I also took the chance to give the cases a coat of paint, as the original was a bit second hand. Made the whole lot look much nicer, although it meant a weekend spent mostly at work. Reminding myself I was improving the resale kept me going.

I had to do a couple of things for reassembly though. I replaced the main bearings and the big gearbox bearings behind the clutch and the sprocket, as well as a couple of seals. Given the new bearings, and I wasn’t using a centre gasket – Ducati stopped using them around ’96 and, although I could probably get one from Gowanlochs, we didn’t have any on the shelf – I had to reshim the crank, gearbox shafts and shift drum. The gasket was 0.3mm compressed, but I ended up with the same shimming on the crank and gearbox shafts, with a little less on the shift drum. So the crank was loose anyway, and we could feel a bit of movement before we split the cases. The main change was omitting the base gaskets. This drops the cylinders and heads 0.3mm, taking a bit over 2cc from the clearance volume, as the piston is 0.3mm closer to the head. Most of the 4V engines have a std piston – head clearance setting of 1.3 or so mm. The base and head gasket dimensions changed around ’99, when they started using thicker base gaskets – around 0.6mm – and thinner, steel shim type head gaskets. The older 888 has the thick, rubbery/fibre sort of head gasket (the ones that won’t come off) which are around 1.3mm thick. So, with the piston now sticking out of the bore about 0.3mm, the piston – head clearance was down to 1.0mm, right about where I would want it. I wasn’t sure at the time of how much effect it would have on the comp ratio, but was quite surprised when I worked it out. The 888 is quoted at 11.0:1 comp ratio std, although I’d expect it to be closer to 10.5:1. Either way, pulling the base gaskets will raise the comp around half a point, from 11.0 to 11.5:1 for example. Cool!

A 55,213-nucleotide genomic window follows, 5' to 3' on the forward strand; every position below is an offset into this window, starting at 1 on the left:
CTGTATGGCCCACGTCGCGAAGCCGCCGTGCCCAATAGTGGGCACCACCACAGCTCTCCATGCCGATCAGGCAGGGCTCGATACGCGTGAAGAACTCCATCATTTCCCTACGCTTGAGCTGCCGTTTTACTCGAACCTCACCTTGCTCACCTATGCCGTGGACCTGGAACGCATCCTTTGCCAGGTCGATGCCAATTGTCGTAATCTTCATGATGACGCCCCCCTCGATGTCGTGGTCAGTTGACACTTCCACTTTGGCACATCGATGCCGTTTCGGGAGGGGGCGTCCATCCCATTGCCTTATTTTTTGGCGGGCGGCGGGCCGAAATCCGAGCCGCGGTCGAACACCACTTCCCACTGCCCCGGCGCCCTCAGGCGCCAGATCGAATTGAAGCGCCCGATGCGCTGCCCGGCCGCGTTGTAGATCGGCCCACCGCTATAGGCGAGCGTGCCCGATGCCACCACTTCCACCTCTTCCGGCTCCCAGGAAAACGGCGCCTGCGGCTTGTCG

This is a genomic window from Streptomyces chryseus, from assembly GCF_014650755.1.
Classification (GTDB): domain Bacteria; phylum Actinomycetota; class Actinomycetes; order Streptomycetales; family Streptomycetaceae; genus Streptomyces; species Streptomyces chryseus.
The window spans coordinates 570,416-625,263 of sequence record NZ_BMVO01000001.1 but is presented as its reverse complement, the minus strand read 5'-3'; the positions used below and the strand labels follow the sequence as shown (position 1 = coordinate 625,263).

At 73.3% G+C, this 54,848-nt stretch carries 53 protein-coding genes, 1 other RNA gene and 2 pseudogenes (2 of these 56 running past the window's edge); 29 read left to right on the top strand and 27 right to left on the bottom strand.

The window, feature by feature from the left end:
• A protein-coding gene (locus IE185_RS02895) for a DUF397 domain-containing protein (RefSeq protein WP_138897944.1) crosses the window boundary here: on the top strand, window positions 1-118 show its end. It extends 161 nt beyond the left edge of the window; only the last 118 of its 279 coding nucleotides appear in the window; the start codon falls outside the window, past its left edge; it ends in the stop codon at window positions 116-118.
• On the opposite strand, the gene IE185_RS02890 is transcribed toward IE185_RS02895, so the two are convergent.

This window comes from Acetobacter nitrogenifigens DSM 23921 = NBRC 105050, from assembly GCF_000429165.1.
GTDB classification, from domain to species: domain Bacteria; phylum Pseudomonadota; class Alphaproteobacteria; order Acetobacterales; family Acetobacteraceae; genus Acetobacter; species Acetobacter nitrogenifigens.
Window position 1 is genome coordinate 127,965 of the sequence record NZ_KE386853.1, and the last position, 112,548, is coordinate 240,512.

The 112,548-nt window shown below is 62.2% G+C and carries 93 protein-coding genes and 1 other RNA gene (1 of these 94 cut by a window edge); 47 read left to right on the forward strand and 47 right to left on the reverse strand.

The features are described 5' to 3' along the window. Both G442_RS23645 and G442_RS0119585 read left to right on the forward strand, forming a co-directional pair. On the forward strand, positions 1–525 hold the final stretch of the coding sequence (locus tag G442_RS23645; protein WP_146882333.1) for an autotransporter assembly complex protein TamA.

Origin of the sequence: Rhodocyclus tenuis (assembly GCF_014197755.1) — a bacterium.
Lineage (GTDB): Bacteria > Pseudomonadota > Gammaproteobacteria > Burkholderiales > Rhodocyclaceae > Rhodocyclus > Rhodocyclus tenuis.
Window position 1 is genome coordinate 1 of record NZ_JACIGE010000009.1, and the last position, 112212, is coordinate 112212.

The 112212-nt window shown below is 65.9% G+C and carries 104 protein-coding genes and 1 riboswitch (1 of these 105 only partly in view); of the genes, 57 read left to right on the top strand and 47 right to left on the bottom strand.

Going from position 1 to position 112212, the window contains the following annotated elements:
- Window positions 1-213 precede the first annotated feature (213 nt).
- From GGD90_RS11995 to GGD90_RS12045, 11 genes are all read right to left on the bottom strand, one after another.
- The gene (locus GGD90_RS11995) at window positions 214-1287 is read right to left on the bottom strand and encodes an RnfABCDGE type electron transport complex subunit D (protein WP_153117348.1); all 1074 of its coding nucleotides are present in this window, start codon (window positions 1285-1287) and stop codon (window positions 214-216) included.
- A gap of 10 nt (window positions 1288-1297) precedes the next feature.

Reducing the distance from the piston to the head at TDC also reduces the "squish" clearance. Which means more of the mixture in the cylinder gets forced out from the edges of the cylinder into the combustion chamber as the piston moves up to TDC, resulting in a more complete and cleaner burn. Less squish distance also means that less combustion can take place around the outer edge of the cylinder, effectively reducing the distance the flame front has to travel prior to TDC. This is actually a "not quite that simple" thing. Neil Spalding, who writes the Sigma Performance site, has done a good article on this.

Going back to my car days for a minute, I remember a guy who did lots of V8 stuff telling me he had stopped a Holden 4.9 litre (304 cu in) engine detonating by removing the 304 crank and fitting the just a tad longer 308 crank. The difference in stroke is 0.9mm, giving a difference in squish clearance of 0.45mm. This raised the comp slightly, but also reduced the squish and eliminated the detonation. So squish is a very important thing, for reasons relating to the very complex nature of combustion, and something well worth attending to if pulling the heads. Not that I would pull the heads just to do it, though, unless we were getting very serious. Leaving the base gaskets out probably isn’t the most correct way of doing it either, but it does get the job done just fine. As does the Three Bond/Ducati Grey sealer.